Falls are not just a problem of advanced age, according to researchers in Trinity College Dublin, who have identified a sharp increase in falls after the age of 40, particularly in women.
The research, which drew on data from TILDA (the Irish Longitudinal Study on Ageing) as well as data from similar studies in Australia, Great Britain and the Netherlands, found that for women the prevalence of falls increases from the age of 40 on — 9% in 40-44 year olds, 19% in 45-49 year olds, 21% in 50-54 year olds, 27% in 55-59 year olds and 30% in 60-64 year olds.
The findings indicate that middle-age may be a critical life stage for interventions designed to prevent falls, according to the authors. The study incorporated the data from 19,207 men and women aged between 40 and 64 years. It has been recently published in the international journal PLOS ONE.
With one in three older adults falling at least once per year, rising to one in two adults over 80 years, falls are a major health challenge. Serious health consequences include fractures, head injuries, reduced social participation, increased risk of nursing home admittance, decline in independence and subsequently increased need for care. Health experts estimate that the costs for falls in Ireland are projected to be over €1 billion by 2020 . Dr Geeske Peeters, Atlantic Fellow for Equity in Brain Health at the Global Brain Health Institute at Trinity, lead author on the paper commented: “Researchers and doctors have always assumed that falls are a problem that only affects people above the age of 65. This study shows that the prevalence of falls is already quite high from the age of 50. In fact, our research shows that there is a sharp increase in the prevalence of falls in women during midlife. This occurs at a time that we also see an increase in the prevalence of common risk factors for falls, such as balance problems, diabetes and arthritis.”
Recommended strategies for the prevention of falls in older adults are insufficiently effective, according to the authors. Previous research shows that, in theory, exercise may reduce the rate of falls by up to 32% and assessment and treatment of risk factors may reduce the rate of falls by up to 24%. However, hospital injury records show that the number of injuries from falls which require medical care continue to rise.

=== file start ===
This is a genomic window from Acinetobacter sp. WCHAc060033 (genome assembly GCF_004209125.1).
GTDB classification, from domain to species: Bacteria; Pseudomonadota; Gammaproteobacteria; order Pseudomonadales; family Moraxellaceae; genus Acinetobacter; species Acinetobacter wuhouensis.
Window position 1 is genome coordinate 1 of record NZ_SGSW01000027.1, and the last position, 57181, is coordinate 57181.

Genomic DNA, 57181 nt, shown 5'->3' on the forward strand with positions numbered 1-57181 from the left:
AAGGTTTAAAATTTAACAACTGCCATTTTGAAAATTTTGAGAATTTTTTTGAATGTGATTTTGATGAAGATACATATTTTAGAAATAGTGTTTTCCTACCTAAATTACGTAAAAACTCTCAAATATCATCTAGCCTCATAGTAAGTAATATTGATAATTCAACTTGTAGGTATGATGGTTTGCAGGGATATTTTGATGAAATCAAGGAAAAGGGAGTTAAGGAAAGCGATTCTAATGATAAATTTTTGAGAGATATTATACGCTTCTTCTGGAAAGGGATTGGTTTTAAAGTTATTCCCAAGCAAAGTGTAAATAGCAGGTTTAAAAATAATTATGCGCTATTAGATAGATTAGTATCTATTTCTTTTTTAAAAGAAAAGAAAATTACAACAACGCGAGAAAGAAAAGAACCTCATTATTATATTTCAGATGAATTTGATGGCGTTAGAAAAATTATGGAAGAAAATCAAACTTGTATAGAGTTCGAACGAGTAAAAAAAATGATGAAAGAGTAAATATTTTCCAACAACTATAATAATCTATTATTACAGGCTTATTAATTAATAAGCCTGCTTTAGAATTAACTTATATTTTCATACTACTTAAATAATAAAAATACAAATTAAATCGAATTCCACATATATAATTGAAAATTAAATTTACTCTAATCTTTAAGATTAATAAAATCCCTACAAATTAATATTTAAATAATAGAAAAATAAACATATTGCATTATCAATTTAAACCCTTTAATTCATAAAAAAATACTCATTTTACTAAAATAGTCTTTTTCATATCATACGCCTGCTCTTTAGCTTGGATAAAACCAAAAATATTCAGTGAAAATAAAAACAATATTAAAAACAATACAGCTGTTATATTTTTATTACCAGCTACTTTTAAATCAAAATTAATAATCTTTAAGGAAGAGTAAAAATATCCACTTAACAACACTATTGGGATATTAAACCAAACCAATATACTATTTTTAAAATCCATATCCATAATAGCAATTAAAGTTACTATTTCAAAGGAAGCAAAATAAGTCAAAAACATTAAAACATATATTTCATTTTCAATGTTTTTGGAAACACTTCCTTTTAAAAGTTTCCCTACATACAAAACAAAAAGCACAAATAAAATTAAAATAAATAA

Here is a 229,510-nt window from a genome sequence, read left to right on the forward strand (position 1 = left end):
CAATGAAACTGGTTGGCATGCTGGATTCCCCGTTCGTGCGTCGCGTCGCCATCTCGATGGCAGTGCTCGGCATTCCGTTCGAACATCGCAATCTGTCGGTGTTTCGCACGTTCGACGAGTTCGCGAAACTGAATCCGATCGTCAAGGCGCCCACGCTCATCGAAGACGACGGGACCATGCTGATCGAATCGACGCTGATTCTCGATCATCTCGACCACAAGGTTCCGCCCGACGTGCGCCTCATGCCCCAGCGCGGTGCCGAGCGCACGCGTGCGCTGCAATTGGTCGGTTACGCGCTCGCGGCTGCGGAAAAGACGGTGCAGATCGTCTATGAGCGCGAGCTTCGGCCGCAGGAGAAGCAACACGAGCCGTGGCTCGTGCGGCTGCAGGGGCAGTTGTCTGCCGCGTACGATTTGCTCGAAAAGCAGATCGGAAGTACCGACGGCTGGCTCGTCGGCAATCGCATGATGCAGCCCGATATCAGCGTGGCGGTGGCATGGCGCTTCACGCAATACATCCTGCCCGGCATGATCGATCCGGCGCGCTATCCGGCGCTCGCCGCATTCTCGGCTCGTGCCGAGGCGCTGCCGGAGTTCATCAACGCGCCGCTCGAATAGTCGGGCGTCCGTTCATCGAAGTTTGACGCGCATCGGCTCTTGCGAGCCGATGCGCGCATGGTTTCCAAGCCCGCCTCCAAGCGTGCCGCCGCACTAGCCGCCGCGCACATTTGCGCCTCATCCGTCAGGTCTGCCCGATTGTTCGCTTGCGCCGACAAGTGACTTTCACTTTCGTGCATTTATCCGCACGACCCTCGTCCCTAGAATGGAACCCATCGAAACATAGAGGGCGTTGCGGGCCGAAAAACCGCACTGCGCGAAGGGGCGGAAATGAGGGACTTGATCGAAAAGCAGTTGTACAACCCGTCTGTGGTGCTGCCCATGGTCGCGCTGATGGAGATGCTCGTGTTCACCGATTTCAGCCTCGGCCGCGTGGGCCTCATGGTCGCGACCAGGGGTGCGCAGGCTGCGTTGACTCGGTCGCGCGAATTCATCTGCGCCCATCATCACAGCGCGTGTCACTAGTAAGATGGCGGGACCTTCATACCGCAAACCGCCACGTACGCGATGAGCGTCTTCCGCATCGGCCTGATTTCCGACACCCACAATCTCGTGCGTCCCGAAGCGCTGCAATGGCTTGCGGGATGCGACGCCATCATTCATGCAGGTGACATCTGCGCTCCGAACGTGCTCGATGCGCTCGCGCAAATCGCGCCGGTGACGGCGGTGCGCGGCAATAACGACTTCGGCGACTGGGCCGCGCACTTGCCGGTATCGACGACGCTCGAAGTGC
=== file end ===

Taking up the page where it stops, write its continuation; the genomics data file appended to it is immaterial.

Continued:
Dr Peeters continued: “Current prevention strategies basically wait until people have developed risk factors and then try to make them go away. It may be better and more effective to prevent the risk factors, or to detect them at an early stage to reduce their consequences, particularly falls. We are now working with our research colleagues in the Netherlands, Australia and the UK to investigate whether there is scope to start prevention strategies before the age of 65 years.”
Professor Rose Anne Kenny, senior author on the paper and director of TILDA and of the Falls Unit at St James Hospital, commented: “This work emphasises the importance of early prevention strategies. While falls can cause serious injury and result in disability, they also create fear of further falls. This is a well known phenomenon and from TILDA research we know it is present in one in four people over 50. People who have a fear of falling or have had a fall are most at risk of falls and should be targeted for strength and balance programmes and medication reviews — both strategies significantly reduce falls.”
The timing of the increases in falls coincides with the onset of the menopause, decline in balance performance, and increase in the presence of vertigo and fainting, all of which will benefit from the above falls prevention strategies.
Dr Peeters concluded: “A better understanding of the factors that drive this increase in fall risk in middle age may be the key to effective prevention interventions earlier in life with potential benefits into older age. Further research should help us design the most appropriate strategies to prevent falls at this critical juncture in a person’s life.”
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